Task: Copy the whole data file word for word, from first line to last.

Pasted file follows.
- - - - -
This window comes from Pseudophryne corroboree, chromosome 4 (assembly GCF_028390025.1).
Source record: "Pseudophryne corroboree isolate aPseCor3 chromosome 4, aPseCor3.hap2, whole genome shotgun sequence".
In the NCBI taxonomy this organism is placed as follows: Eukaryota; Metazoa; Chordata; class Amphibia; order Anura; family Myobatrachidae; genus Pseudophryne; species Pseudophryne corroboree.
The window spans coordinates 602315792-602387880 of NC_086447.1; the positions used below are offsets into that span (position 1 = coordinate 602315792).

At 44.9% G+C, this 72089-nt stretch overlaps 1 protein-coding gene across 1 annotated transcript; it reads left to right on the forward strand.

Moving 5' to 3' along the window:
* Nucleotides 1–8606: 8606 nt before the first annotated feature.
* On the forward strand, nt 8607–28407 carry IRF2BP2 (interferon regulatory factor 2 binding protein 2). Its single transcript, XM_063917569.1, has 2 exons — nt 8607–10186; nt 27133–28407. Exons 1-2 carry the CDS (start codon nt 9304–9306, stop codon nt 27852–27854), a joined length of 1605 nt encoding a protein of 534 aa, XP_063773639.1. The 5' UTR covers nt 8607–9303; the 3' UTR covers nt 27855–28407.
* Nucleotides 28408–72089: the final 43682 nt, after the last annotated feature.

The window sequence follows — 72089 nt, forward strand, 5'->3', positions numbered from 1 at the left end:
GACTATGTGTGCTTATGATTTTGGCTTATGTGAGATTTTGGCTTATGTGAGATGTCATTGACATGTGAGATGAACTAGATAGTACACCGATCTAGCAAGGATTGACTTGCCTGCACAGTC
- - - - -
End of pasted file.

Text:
This window comes from Pseudophryne corroboree, chromosome 4 (assembly GCF_028390025.1).
Source record: "Pseudophryne corroboree isolate aPseCor3 chromosome 4, aPseCor3.hap2, whole genome shotgun sequence".
In the NCBI taxonomy this organism is placed as follows: Eukaryota; Metazoa; Chordata; class Amphibia; order Anura; family Myobatrachidae; genus Pseudophryne; species Pseudophryne corroboree.
The window spans coordinates 602315792-602387880 of NC_086447.1; the positions used below are offsets into that span (position 1 = coordinate 602315792).

At 44.9% G+C, this 72089-nt stretch overlaps 1 protein-coding gene across 1 annotated transcript; it reads left to right on the forward strand.

Moving 5' to 3' along the window:
* Nucleotides 1–8606: 8606 nt before the first annotated feature.
* On the forward strand, nt 8607–28407 carry IRF2BP2 (interferon regulatory factor 2 binding protein 2). Its single transcript, XM_063917569.1, has 2 exons — nt 8607–10186; nt 27133–28407. Exons 1-2 carry the CDS (start codon nt 9304–9306, stop codon nt 27852–27854), a joined length of 1605 nt encoding a protein of 534 aa, XP_063773639.1. The 5' UTR covers nt 8607–9303; the 3' UTR covers nt 27855–28407.
* Nucleotides 28408–72089: the final 43682 nt, after the last annotated feature.

The window sequence follows — 72089 nt, forward strand, 5'->3', positions numbered from 1 at the left end:
GACTATGTGTGCTTATGATTTTGGCTTATGTGAGATTTTGGCTTATGTGAGATGTCATTGACATGTGAGATGAACTAGATAGTACACCGATCTAGCAAGGATTGACTTGCCTGCACAGTC